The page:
March 22, 1995 in Nation/World

Poor Customer Service Generally Reflects Poor Management Practices

 

As in most matters, there’s more than one side to poor customer service.

The next time you come across an unresponsive or incompetent store clerk, try putting yourself in his or her place for a little while, suggests a seasoned sales professional.

“I guarantee you,” says this career sales associate, as she defines herself, “when you see an angry clerk, what you are usually looking at is a problem in management.

“Dysfunctional management,” says the veteran insider, “comes out at the point of contact with the customer.”

So, naturally it’s the clerk who gets the blame.

But in the final analysis it can only be the owners and managers who share responsibility. They run the place.

My source phoned following a column last summer on the decline of customer service. We exchanged experiences from opposite sides of the counter. Impressed by her insights, candor, and sense that too many clerks may be the victims of an unfair press, I invited her to put down a few thoughts.

She sent five single-spaced pages of analysis. We talked again. Rather than risk retribution, her name won’t be used.

Not every store has all the following problems. “But many have enough,” she says, “to put heavy stress on workers who care about doing a good job for an employer and giving good customer service.”

For starters, she says, in most companies, “A strong line is drawn between management and sales. Management feels a title confers privilege and unqualified respect.”

But too often, she says, “The managers cannot coach a new employee in the details of the sales job. Managers likely have come straight from a college campus, and have no prior experience.”

Incentive is often destroyed by chaotic work hours. “With two or three days notice and an unpredictable schedule,” she says, “it is difficult to make and keep commitments to school, family, friends and community.” Physical and emotional stress result.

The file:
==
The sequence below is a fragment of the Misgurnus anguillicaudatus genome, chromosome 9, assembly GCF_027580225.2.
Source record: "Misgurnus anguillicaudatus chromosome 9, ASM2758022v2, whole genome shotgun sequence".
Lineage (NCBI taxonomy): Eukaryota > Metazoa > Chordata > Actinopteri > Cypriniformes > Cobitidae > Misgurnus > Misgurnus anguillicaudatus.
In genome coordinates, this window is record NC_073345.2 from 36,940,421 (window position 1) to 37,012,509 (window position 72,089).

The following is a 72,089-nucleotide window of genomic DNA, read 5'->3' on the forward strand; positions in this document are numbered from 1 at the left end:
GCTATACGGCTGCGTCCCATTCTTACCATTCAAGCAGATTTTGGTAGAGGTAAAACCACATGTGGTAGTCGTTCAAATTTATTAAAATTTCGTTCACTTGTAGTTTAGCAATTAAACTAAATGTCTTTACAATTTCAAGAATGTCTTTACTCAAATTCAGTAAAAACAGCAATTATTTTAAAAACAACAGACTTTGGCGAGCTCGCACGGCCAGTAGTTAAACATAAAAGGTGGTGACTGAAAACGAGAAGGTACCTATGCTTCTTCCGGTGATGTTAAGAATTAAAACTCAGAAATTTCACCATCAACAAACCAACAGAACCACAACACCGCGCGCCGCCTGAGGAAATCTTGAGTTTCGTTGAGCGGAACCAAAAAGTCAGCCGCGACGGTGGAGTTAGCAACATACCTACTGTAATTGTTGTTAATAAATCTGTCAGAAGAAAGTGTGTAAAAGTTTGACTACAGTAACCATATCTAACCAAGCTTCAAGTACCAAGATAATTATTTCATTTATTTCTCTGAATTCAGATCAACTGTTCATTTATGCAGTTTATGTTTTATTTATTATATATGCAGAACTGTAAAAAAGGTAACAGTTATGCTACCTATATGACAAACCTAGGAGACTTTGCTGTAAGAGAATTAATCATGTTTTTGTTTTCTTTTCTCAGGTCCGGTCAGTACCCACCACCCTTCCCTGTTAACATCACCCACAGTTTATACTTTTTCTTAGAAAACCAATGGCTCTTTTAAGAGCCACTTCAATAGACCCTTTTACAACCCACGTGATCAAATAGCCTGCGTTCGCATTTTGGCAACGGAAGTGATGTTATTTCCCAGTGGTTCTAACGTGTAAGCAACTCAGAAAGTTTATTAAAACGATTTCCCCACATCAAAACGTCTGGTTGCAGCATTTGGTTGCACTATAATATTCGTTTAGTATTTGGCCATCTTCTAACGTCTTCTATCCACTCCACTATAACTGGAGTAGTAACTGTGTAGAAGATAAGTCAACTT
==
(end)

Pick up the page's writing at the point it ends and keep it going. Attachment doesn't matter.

“This can kill any hope of a quality life and interest in the job,” she says.

Even more demoralizing, she says, “Favoritism is so prevalent in retail that you can tell who counts and who doesn’t by the schedule they are given.

“More hours, choice shifts, better assignments, and first choice of days off are given to those who politic best - not to those who do the best job for the company.”

This is far from trivial. Selfish petty favoritism is a major scourge, I can vouch from inside knowledge of retailing. Its impact is felt far beyond unimportant and inconsequential little store clerks.

Unfairness frequently takes the form of “off-the-clock obligations” - sacrificing lunch periods or rest breaks to make up for understaffing, picking up merchandise at another branch, running errands. “All are touted by retail companies,” she says, “as examples of good customer service.”

Upper management reaps the rewards. Clerks get used.

As to pay, she confirms what everyone already knows, “In retail, low wages typically are a reality. So is lack of benefits other than a discount which you can’t afford to use.

“In many stores, it is considered desirable to ‘burn ‘em and turn ‘em,’ in order to keep wages down. Too many seasoned sales people,” says this 52-year-old, “will make wage costs too high.”

“Unfortunately,” she says, “product knowledge is gained through experience or training. An educated public wants to make informed choices.

“But training in most stores is a three-hour orientation on company history and a sales pitch on how fulfilling your association with the company is going to be.”

“The rest of the training will be done on the sales floor by an over-worked old-timer.”

Most likely the ‘old-timer’ isn’t too thrilled by this arrangement either. “The old-timer is so tired of one new hire after another that he would rather do without any more ‘help’ that only adds to his stress.”

As a result, she says, “The sales person becomes wedged between customer expectations and management expectations. Customers may need the merchandise the company has to offer, but they expect more. They expect their purchase to be appreciated. They expect their right to a fair deal to be respected. They expect honesty.

“They expect the sales person to have the product information. They expect the sales person to take the time to present it.”

It’s a lot to expect from someone with so little control over circumstances. Maybe we’d all be better served if customers started taking their complaints straight to the boss. He makes the big bucks.

The following fields overflowed: SUPCAT = COLUMN - Frank Bartel The Spokesman-Review


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